December 2013 RPG Blog Carnival: GM and Player Roles

Mainly coincidentally, the YouTube RPG Community has been delving very deeply into a topic which aligns with the concept of this carnival, that of taking charge of how the group dynamic is balanced at the table. The question on this dynamic is split into “What are the ways in which creative responsibility can be shared at the table?” and “What are the effects of shifting the balance too far in any one direction?”

The discussion has been a good one. Much like the RPG Blogging community, the YouTube RPG Brigade as we laughingly call ourselves, interacts in stages via solo contributions which sponsor responses throughout the group of contributors. It also, however, moves hot topics forward more rapidly by making use of G+ Hangouts to have multiple viewpoints interact on and sometimes debate ideas. These hangouts are sometimes private, but are typically open affairs with interaction with those writing comments as it progresses as well.

The discussion on GM & Player Roles this month has been both a timely and a good one and has even spilled over into the associated Facebook group for the Brigade, bringing in more viewpoints from older participants who produce far less content now, and newer commenters who have not really begun.

This entry for the blog carnival will look at this great discussion from two points of view, the content itself, and the way in which the community took charge of the discussion to facilitate open communication and fruitful effort.

The Participants:

Below is a list of links to the 11 different video contributors to the discussion on the current paradigm of responsibility at the gaming table. The specific contributions are listed in order of production. In some cases, precursor videos which set up the environment for discussion, or were referenced directly or indirectly during the discussion are also provided. During the discussion, outside sources were also brought in including this post from the Gassy Gnoll, and this episode of the Fear the Boot Podcast as being relevant to the conversation. As might be expected, these references did not receive as much attention as the people actively conversing at that point in time, but the effort was not wasted.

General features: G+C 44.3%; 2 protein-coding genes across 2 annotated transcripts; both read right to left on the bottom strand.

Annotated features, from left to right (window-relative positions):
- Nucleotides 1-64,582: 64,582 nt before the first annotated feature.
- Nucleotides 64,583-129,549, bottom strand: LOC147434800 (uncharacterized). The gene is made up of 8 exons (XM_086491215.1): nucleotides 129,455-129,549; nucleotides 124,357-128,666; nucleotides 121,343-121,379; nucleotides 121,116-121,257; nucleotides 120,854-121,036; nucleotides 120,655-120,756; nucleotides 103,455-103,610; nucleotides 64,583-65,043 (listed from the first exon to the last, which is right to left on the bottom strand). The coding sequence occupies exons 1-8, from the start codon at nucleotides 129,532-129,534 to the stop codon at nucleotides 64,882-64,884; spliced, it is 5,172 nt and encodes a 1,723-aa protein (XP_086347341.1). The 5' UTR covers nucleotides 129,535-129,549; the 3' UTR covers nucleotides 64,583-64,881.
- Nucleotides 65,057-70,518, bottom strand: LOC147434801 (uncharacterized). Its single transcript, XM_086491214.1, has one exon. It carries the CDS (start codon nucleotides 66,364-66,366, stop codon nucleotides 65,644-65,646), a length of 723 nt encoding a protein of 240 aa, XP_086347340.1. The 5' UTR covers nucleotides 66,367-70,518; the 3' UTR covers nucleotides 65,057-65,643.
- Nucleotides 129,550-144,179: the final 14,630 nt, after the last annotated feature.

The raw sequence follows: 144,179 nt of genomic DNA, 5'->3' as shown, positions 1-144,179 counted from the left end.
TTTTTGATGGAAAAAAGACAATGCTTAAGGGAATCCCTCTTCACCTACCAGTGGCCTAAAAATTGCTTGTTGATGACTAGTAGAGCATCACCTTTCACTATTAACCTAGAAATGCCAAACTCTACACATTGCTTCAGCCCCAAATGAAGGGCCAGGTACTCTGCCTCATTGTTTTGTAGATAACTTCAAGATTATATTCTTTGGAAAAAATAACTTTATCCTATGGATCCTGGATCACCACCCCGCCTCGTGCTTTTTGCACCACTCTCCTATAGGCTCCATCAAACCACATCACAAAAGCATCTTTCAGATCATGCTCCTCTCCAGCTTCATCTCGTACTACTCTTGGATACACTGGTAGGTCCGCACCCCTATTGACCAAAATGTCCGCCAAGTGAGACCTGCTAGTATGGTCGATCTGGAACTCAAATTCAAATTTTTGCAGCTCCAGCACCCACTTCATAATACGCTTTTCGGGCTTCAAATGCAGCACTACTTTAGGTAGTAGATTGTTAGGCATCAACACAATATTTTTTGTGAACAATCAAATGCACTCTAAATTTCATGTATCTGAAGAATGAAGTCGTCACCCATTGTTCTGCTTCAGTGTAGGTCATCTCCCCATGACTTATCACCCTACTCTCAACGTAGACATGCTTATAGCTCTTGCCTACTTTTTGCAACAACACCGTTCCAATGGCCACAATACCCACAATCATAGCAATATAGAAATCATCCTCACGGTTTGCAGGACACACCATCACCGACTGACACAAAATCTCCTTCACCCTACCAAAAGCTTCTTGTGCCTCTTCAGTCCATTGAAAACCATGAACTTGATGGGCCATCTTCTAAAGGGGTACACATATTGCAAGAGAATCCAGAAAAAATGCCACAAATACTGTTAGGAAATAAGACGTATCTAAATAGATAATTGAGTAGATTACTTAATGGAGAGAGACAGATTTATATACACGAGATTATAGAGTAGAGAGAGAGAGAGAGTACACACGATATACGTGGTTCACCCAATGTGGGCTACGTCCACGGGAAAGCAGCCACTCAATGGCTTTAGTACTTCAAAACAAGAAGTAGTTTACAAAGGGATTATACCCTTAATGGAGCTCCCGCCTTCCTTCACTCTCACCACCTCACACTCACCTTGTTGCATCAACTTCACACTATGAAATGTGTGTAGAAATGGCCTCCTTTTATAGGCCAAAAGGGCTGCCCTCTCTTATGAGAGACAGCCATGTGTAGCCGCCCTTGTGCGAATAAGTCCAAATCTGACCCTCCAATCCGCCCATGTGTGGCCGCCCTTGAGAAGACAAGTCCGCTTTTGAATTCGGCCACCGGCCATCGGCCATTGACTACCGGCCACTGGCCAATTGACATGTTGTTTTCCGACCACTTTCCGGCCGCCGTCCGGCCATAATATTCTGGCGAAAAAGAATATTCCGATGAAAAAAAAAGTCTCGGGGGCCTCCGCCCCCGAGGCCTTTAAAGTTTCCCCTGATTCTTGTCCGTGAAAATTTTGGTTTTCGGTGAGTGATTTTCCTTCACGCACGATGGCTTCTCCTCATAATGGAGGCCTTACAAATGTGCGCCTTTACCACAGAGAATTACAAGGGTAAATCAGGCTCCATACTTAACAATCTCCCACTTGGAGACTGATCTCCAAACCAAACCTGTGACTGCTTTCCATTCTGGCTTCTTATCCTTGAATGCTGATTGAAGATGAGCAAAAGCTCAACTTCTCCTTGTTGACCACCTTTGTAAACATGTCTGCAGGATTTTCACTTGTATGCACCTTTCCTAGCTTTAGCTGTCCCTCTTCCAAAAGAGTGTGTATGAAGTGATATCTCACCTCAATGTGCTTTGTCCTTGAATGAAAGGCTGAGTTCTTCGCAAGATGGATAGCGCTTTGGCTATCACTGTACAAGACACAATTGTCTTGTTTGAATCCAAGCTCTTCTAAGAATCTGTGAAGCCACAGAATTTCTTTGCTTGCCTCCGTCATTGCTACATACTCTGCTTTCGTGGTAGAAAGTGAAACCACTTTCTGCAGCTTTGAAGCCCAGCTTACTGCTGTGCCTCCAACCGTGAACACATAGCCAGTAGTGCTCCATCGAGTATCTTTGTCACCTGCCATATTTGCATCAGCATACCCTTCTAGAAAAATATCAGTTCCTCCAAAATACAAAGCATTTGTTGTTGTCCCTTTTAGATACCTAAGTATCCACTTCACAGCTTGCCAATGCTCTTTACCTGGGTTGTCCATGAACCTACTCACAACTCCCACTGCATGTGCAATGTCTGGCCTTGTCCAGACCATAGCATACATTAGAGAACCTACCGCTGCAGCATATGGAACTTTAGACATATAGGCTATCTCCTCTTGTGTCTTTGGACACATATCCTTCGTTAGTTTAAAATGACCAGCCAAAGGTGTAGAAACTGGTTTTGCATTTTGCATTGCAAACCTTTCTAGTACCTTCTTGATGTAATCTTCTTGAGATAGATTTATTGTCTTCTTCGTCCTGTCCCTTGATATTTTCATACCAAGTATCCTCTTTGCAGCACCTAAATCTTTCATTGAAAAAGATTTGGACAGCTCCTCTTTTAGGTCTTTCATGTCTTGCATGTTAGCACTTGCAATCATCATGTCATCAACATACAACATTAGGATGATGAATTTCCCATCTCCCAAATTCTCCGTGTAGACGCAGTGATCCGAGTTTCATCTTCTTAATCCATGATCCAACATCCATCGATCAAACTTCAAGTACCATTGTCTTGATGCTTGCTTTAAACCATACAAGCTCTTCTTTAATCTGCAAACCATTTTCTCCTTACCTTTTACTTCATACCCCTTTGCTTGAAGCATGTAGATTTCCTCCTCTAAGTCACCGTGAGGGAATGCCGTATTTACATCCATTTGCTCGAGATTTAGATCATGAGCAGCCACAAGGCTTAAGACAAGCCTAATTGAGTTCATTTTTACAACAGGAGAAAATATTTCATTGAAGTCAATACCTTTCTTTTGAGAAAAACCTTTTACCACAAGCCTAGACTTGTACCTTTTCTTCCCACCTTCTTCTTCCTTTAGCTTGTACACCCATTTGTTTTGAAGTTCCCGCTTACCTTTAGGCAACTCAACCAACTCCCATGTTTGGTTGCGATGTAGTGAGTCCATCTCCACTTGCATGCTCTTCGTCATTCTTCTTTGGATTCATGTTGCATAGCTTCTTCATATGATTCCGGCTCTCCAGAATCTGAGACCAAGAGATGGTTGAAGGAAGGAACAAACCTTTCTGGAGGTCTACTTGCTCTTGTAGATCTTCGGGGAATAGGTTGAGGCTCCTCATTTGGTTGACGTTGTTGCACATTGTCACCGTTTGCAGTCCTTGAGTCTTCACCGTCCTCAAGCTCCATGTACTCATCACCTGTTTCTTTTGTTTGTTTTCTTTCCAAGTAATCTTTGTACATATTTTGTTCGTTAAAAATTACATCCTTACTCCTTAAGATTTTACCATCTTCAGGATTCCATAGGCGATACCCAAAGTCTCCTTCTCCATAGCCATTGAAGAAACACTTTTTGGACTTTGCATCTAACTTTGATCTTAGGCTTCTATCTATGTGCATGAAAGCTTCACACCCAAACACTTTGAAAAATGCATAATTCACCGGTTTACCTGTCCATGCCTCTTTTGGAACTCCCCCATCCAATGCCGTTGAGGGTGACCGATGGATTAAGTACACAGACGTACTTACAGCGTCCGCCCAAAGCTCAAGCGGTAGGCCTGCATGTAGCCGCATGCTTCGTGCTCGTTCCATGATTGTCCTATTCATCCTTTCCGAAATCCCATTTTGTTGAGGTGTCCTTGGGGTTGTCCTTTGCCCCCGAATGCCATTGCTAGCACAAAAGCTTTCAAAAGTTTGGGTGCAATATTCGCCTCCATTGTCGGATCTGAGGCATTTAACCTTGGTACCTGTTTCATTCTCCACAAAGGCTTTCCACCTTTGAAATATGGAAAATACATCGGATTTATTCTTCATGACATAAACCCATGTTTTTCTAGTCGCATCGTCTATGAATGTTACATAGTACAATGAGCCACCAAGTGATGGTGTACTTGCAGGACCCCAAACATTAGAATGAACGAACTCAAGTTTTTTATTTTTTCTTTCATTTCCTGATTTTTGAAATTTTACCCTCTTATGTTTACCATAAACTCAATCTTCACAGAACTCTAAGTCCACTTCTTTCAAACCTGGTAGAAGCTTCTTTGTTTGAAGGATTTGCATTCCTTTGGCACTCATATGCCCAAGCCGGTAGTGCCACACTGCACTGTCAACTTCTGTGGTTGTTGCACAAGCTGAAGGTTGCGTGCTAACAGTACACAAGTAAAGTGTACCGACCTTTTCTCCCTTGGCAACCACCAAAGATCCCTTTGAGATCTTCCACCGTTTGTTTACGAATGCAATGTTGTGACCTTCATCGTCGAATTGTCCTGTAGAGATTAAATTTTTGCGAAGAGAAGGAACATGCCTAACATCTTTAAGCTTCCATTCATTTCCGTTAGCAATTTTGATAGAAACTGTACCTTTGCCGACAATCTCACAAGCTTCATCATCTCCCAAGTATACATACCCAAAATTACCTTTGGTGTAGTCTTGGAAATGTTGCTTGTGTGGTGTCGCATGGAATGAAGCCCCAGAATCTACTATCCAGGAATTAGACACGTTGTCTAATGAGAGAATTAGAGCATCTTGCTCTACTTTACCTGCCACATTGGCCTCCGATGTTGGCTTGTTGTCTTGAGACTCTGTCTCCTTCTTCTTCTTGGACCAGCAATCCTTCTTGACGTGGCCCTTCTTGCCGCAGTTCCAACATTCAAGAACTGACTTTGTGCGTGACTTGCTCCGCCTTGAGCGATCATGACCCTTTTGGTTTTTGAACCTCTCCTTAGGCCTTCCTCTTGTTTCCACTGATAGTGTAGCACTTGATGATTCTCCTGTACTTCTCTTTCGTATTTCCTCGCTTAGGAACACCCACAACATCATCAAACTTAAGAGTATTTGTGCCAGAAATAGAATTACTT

Jean-Francois St-Onge (Sameoldji)

Brian Gregory

Anthony Boyd (Runeslinger)

Guildmaster Dan (The Fourth Wall)

John Alan Large (Red Dice Diaries)

Rob Davis (Swamper)

Colin Goodman (EryxUK)

Matthew Dawkins (Gentleman Gamer)

Sean Conners (Outsiders68)

Tim Harper (Samwise7RPG)

Alex Guillotte (Gothnog)

Casting Shadows (Hangout featuring Runeslinger and Sameoldji)

Perhaps most importantly, in fine ‘show, don’t tell’ tradition, the whole thing finished off with Sameoldji running a session from his Mongoose Traveller campaign via Live Hangouts so that the concepts under discussion could be seen in action. The whole session was presented in its entirety and annotated with specific notes and explanations of how the game was conducted and under what agreements the group was operating in terms of explicitly delineated play style.

The Discussion

The discussion itself ranged over most of a 12-day period, and had 11 people producing one or more videos in support of the initial or later stages of progress. Additional material was referenced from previous work done by contributors, and it is generally held that a new consensus on the topic was reached among those people who got involved. How did this happen, particularly in such a geographically and temporally dispersed group of participants communicating out of sync across two different social media sites?